Sustainable tourism encompasses all types of ecologically and culturally sensitive travel—everything from ecotourism in wild areas to responsible travel in historic cities. The aim is to conserve natural resources and preserve ecosystems, while also promoting local cultures and economies.

Green rating systems for travel providers

The following sites rate earth-friendly travel providers in the US and around the world, plus provide listings. Some offer formal certification based on strict criteria (which usually includes the right to use an eco-label or seal). Others provide listings of green travel companies (usually based on some type of selection criteria), but don't offer formal green certification. Travel companies may or may not be required to pay for these listings.

Certified "green"

  • The Rainforest Alliance, an international conservation organization, promotes ecologically and socially responsible best practices for Latin American tourism businesses. Search for tour operators that have signed an agreement with the Rainforest Alliance to conserve biodiversity and reduce tourism’s negative environmental impacts.
  • Sustainable Travel International provides a list of member tour operators and travel companies that are committed to sustainable travel. Some have received certification through the organization’s voluntary Sustainable Tourism Eco-certification Program (STEP) for tourism providers based out of the US.
  • The International Ecotourism Society: Travel Choice: Lists eco-tourism operators around the world that have signed the TIES Code of Conduct
  • Green Globe: Developed in 1993 by the World Travel & Tourism Council (based on Agenda 21 and the Sustainable Development principles endorsed at the 1992 Earth Summit), Green Globe certifies environmentally responsible travel businesses and destination communities worldwide. Search for tourism providers that follow Green Globe's strict standards and bear its logo.
  • Blue Flag: Search for over 3,200 beaches and marinas in 37 countries that have earned the Blue flag eco-label (awarded by the nonprofit Foundation for Environmental Education). Certified properties follow stringent criteria for water quality, environmental education, and safety.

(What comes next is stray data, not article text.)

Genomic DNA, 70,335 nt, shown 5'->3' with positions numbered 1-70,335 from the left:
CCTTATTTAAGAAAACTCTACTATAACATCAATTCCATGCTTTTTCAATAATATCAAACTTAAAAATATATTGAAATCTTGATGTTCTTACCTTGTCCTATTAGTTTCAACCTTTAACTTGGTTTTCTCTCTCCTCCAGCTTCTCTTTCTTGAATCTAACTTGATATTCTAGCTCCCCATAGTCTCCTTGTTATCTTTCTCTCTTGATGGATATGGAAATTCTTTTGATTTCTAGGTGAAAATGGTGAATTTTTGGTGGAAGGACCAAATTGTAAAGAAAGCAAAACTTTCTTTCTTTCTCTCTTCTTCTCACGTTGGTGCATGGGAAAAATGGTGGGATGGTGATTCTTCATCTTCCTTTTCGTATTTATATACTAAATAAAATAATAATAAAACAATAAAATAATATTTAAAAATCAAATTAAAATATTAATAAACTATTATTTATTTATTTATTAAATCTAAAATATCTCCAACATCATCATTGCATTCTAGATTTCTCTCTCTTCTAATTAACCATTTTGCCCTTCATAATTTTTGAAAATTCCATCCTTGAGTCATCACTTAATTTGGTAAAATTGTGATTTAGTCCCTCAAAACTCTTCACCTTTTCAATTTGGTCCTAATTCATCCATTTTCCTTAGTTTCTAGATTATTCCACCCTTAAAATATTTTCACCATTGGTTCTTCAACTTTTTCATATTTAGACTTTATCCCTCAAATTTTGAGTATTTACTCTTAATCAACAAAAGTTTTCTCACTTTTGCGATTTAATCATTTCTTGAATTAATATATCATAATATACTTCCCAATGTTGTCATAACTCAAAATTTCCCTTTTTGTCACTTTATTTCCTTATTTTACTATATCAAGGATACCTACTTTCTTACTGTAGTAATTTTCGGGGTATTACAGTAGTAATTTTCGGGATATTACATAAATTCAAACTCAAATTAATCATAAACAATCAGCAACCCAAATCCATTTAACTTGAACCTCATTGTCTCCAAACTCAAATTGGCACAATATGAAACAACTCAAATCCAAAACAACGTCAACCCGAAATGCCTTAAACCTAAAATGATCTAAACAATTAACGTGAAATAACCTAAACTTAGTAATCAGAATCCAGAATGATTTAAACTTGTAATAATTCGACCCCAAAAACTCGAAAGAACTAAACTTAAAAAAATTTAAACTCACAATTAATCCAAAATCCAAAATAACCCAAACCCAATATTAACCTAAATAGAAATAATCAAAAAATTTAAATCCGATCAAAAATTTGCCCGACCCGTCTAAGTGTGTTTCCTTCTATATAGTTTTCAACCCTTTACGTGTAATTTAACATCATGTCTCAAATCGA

Eco-ratings and certification standards

About 80 certification programs exist around the world to rate travel companies and businesses that promote sustainable tourism. But some standards are stricter than others, making it difficult to determine whether a tour operator or travel agency is legitimately green or full of greenwash. Several organizations have now formed a council to develop an international accreditation body for sustainable and ecotourism programs, but debate continues over what the standards should be.


Eco-tourism seeks to decrease travelers’ ecological footprint in wilderness areas and fragile ecosystems around the world. It’s part of a larger movement called sustainable tourism, which looks to not only protect natural areas, but also urban and rural areas, as well as local cultures and economies. Despite eco-tourism’s attempt to minimize the impact of tourism on wild areas, it’s often criticized for opening up sensitive “virgin” areas to masses of travelers. This often includes building energy-intensive mega-resorts sporting artificial landscapes that disrupt native plant and animal species. In addition, critics charge that eco-tourism can strip local economies of their diversity, creating eco-tourism monocultures. Local people are not only typically paid low wages but they may not be guaranteed year-round work.

External links



This Canadian company offers small group adventures off the beaten track that help local economies while minimizing the impacts of tourism on natural areas and native cultures. Club Penguin Cheats